Energy consumption in centrifugal fan and pump applications follows the affinity laws, which means flow is proportional to speed, pressure is proportional to the square of speed, and horsepower is proportional to the cube of speed. That means if an application only needs 80 percent flow, the fan or pump will typically run at 80 percent of rated speed. But at 80% speed, the application only requires 50% of rated power. In other words, reducing speed by 20% requires only 50% of the power needed at full speed. It’s this cubed relationship between flow and power that makes VFDs energy savers.
    Energy savings can also be realised by managing input power based on system demand. Vattenfall Europe Mining AG, in Germany, modernised the overburden conveyor systems of its open pit coal mine with 6.6kV Allen-Bradley PowerFlex 7000 medium voltage VFDs. The drive’s inherent regenerating capability allows fast, coordinated deceleration without the need of braking components and without wasting energy. The optimised conveyor loading (OCL) ensures system efficiency by using a material tracking system across an array of conveyors to continuously adjust speeds so that the conveyor belts are fully and uniformly loaded. A partly loaded conveyor wastes energy and causes unnecessary wear.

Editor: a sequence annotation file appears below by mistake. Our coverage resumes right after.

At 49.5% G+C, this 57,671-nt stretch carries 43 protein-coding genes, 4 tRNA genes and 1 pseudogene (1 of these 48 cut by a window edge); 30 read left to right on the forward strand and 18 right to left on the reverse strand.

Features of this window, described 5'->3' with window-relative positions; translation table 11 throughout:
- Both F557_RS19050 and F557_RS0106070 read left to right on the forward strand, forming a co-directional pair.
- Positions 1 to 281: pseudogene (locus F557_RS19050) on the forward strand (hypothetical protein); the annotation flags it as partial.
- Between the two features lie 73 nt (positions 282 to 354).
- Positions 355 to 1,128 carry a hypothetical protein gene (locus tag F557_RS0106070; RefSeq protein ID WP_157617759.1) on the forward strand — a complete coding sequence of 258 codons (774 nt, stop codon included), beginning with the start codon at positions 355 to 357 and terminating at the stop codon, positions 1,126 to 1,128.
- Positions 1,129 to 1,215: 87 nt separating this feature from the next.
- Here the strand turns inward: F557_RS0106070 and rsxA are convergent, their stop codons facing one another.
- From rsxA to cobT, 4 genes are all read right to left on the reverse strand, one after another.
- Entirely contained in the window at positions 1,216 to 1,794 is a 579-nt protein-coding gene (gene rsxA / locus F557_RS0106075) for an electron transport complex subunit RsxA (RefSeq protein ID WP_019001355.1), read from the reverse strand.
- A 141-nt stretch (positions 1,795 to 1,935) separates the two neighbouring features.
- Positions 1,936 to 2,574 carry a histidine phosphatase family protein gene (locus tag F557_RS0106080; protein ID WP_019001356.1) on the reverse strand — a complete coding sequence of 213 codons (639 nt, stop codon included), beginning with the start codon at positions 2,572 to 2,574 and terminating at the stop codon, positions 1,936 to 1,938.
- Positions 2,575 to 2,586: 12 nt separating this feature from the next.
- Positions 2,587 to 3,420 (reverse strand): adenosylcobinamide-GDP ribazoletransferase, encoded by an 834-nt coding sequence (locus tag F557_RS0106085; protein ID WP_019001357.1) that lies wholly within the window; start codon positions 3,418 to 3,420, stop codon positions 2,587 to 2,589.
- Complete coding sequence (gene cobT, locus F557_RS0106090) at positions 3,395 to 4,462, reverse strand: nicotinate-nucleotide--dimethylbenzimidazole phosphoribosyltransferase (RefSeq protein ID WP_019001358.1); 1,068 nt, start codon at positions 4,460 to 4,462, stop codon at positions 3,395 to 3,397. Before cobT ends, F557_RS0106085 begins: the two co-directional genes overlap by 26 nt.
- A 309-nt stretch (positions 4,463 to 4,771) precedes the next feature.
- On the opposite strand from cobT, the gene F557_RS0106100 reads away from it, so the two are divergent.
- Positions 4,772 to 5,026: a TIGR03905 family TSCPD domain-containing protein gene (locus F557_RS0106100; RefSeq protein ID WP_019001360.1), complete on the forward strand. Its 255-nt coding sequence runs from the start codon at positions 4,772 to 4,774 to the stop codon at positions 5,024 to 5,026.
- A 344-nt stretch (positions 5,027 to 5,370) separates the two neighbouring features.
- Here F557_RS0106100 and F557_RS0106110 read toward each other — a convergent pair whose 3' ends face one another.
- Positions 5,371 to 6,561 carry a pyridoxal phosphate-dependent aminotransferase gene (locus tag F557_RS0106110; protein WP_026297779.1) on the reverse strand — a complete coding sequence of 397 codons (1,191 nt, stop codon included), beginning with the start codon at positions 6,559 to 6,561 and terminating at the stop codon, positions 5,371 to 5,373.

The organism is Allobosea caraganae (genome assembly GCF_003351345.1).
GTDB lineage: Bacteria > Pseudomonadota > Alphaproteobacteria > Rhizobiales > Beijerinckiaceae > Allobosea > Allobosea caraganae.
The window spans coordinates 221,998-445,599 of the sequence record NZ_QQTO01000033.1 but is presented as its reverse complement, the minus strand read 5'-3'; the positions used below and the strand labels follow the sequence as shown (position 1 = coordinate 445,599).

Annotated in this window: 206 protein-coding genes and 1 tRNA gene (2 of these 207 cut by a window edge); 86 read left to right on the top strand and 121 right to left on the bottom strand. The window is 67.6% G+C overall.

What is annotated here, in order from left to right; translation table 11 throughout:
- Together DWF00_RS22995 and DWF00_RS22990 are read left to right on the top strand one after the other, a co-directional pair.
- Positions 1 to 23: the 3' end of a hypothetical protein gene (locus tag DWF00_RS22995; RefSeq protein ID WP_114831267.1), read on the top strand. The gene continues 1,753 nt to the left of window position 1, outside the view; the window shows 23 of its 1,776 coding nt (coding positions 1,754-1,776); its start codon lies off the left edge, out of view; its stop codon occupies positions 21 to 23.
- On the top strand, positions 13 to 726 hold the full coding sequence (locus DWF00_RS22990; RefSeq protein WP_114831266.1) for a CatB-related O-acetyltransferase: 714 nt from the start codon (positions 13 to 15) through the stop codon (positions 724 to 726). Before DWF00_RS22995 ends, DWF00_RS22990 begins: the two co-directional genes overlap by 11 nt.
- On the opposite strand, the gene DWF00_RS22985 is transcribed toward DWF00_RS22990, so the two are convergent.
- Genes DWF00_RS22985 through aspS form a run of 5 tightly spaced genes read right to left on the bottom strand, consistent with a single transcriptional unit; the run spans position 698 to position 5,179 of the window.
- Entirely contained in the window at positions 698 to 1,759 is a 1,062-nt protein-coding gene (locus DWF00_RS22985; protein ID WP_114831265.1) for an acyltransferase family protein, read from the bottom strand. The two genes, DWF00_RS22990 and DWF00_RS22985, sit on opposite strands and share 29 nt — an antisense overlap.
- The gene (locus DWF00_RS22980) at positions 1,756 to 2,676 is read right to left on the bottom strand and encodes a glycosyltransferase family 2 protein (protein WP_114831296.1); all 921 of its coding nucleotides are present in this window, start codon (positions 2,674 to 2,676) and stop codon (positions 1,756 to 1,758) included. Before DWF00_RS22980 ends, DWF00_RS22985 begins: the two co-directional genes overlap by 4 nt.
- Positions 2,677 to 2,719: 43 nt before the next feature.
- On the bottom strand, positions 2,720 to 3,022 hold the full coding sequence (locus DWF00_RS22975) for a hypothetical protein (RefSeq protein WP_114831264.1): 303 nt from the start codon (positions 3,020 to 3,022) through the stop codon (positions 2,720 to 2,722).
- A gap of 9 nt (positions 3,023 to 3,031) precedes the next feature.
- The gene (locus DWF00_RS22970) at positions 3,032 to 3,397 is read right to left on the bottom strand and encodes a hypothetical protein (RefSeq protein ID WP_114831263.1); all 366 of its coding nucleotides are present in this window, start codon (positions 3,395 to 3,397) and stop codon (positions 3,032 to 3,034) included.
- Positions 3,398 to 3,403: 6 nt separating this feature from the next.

Vattenfall’s biggest benefit is the reduced amount of installed drive power. Before modernisation, the conveyor required six fixed-speed controllers at 1.5MW each, totalling 9MW to start the motor. The conveyor with a variable speed solution now uses installed power of only three units at 2MW each, for a total of 6MW to generate a smooth start.

    Power factor makes a difference